NBC's Matt Lauer spared no punches when he interviewed John Edwards on this morning's Today show, trouble is they were mostly left jabs. After a David Gregory report on the war funding bill, the Today co-host didn't waste any time launching into Edwards as he demanded to know why his fellow Democrats had to "cave-in."
Lauer: "David calls it a compromise, whatever we call it, let's talk about this deal that was struck in Congress. They, basically, the supplemental funding bill has 18 benchmarks the Iraqis have to hit on political progress, security, economic progress. Reports from the White House to Congress, July 15th, September 15th. But, and this is a big but, the headline here is no deadline for U.S. troops. Why did the Democrats cave-in?"
Over the weekend Chris Matthews asked the panel on his syndicated program to answer Hillary Clinton's call to help find an official song for her campaign and while Matthews and most of the media panel suggested songs that stressed Hillary's perceived positives, NBC's Andrea Mitchell topped them all when she offered Helen Reddy's 70s' feminist anthem: "How about 'I Am Woman, Hear Me Roar?'"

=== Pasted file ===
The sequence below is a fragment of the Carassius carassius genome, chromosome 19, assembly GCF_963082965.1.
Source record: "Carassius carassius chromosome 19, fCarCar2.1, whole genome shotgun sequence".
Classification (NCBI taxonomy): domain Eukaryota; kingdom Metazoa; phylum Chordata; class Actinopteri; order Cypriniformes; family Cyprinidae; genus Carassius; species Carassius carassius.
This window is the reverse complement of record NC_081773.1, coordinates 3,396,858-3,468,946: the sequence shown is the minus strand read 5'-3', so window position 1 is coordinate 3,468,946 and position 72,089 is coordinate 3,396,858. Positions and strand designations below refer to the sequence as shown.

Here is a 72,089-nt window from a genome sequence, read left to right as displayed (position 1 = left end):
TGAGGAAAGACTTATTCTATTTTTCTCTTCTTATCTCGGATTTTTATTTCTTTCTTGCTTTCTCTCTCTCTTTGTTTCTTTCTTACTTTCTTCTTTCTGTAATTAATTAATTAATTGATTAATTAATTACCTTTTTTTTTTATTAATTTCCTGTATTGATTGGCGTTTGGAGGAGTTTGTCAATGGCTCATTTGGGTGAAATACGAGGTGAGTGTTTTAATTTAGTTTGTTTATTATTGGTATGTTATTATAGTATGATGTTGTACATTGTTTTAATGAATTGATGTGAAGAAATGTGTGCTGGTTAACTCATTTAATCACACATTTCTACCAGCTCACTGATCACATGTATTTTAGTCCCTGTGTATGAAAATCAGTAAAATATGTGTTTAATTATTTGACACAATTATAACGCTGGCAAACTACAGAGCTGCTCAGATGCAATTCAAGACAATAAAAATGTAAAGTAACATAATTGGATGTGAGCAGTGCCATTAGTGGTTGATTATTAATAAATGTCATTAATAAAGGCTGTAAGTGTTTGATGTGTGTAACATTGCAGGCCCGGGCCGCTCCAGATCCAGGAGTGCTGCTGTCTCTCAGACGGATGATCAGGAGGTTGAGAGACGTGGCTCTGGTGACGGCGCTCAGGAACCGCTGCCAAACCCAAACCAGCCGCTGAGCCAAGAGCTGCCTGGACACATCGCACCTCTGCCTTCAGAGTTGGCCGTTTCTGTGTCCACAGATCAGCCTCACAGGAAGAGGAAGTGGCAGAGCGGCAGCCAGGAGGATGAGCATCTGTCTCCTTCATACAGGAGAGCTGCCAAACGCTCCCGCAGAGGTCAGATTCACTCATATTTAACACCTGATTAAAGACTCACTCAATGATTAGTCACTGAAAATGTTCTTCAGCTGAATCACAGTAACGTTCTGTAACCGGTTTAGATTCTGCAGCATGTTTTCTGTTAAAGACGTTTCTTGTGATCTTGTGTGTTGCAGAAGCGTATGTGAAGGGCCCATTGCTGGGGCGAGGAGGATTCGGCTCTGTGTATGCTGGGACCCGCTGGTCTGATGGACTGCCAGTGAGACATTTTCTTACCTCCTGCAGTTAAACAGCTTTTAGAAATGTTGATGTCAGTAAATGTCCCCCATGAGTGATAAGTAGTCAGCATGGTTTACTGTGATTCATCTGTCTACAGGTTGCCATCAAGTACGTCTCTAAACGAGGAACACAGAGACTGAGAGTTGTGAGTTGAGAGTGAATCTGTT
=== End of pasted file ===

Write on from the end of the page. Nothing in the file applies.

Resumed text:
When New York Times columnist David Brooks, the one resident conservative on the panel, suggested a not so celebratory song title, Hall&Oates 80's hit, "Maneater," Mitchell cringed, letting out a painful: "Oooh!"
The following exchange occurred on the May 20th edition of the syndicated The Chris Matthews Show:
On this morning's Today show NBC's Ann Curry revealed her green-streak as she pedaled her way on a "people-powered blender" to save the environment. Appearing with the co-founder of Ben&Jerry's Ice Cream, Jerry Greenfield, Curry gushed over the company's liberal causes and even mounted a stationary bike to blend smoothies and boasted: "You see, you can save the environment! It is possible!"
Video (1:24): Real (2.32 MB) or Windows (2.65 MB), plus MP3 (1.24 MB).
The question about whether Bill Clinton will be a hindrance or help to Hillary's campaign has been decided and the final verdict is in, Hillary "benefits" with having Bill on her side. Well at least that's what two of the top opinion-shapers at NBC News have decreed. Appearing on last night's Hardball, NBC News' Washington bureau chief Tim Russert marveled, along with MSNBC's Chris Matthews, at how Hillary Clinton will get the best of both worlds with Bill on her campaign.
According to Matthews and Russert not only will Hillary gain from the "Clinton record," but she won't be hurt by any extramarital dalliances by the former President as both claimed Hillary actually "benefits" from her "victim" status. In fact don't expect any questions to Hillary about Bill's personal life next time she appears on Meet the Press, as Russert proclaimed: "She doesn't even have to talk about it." The following conversation occurred on the May 14th edition of MSNBC's Hardball.